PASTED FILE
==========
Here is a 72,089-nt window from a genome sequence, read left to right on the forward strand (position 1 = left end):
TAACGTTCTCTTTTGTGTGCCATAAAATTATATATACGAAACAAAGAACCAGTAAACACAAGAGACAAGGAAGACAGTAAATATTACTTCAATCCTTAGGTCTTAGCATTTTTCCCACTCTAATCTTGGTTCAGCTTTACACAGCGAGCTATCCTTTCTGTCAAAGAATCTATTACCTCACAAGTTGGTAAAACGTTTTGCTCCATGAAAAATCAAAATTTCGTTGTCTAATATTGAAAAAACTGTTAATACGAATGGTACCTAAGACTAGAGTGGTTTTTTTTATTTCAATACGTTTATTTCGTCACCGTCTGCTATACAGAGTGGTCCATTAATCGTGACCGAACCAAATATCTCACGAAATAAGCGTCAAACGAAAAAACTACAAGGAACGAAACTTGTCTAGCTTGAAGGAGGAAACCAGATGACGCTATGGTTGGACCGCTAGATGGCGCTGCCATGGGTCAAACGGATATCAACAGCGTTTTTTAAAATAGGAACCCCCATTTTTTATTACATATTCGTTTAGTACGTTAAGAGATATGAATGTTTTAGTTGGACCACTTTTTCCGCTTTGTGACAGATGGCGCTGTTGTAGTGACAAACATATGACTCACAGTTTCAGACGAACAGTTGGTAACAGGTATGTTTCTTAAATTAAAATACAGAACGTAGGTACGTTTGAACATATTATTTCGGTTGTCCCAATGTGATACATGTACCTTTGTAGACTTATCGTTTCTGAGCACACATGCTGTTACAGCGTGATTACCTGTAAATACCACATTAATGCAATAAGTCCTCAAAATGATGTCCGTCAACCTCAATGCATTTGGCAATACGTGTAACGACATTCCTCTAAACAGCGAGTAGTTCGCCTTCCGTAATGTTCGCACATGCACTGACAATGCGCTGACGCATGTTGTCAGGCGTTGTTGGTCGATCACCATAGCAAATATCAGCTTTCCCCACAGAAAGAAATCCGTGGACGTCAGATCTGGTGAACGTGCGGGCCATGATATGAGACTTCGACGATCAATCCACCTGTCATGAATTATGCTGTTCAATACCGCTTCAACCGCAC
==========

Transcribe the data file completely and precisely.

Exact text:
Here is a 72,089-nt window from a genome sequence, read left to right on the forward strand (position 1 = left end):
TAACGTTCTCTTTTGTGTGCCATAAAATTATATATACGAAACAAAGAACCAGTAAACACAAGAGACAAGGAAGACAGTAAATATTACTTCAATCCTTAGGTCTTAGCATTTTTCCCACTCTAATCTTGGTTCAGCTTTACACAGCGAGCTATCCTTTCTGTCAAAGAATCTATTACCTCACAAGTTGGTAAAACGTTTTGCTCCATGAAAAATCAAAATTTCGTTGTCTAATATTGAAAAAACTGTTAATACGAATGGTACCTAAGACTAGAGTGGTTTTTTTTATTTCAATACGTTTATTTCGTCACCGTCTGCTATACAGAGTGGTCCATTAATCGTGACCGAACCAAATATCTCACGAAATAAGCGTCAAACGAAAAAACTACAAGGAACGAAACTTGTCTAGCTTGAAGGAGGAAACCAGATGACGCTATGGTTGGACCGCTAGATGGCGCTGCCATGGGTCAAACGGATATCAACAGCGTTTTTTAAAATAGGAACCCCCATTTTTTATTACATATTCGTTTAGTACGTTAAGAGATATGAATGTTTTAGTTGGACCACTTTTTCCGCTTTGTGACAGATGGCGCTGTTGTAGTGACAAACATATGACTCACAGTTTCAGACGAACAGTTGGTAACAGGTATGTTTCTTAAATTAAAATACAGAACGTAGGTACGTTTGAACATATTATTTCGGTTGTCCCAATGTGATACATGTACCTTTGTAGACTTATCGTTTCTGAGCACACATGCTGTTACAGCGTGATTACCTGTAAATACCACATTAATGCAATAAGTCCTCAAAATGATGTCCGTCAACCTCAATGCATTTGGCAATACGTGTAACGACATTCCTCTAAACAGCGAGTAGTTCGCCTTCCGTAATGTTCGCACATGCACTGACAATGCGCTGACGCATGTTGTCAGGCGTTGTTGGTCGATCACCATAGCAAATATCAGCTTTCCCCACAGAAAGAAATCCGTGGACGTCAGATCTGGTGAACGTGCGGGCCATGATATGAGACTTCGACGATCAATCCACCTGTCATGAATTATGCTGTTCAATACCGCTTCAACCGCAC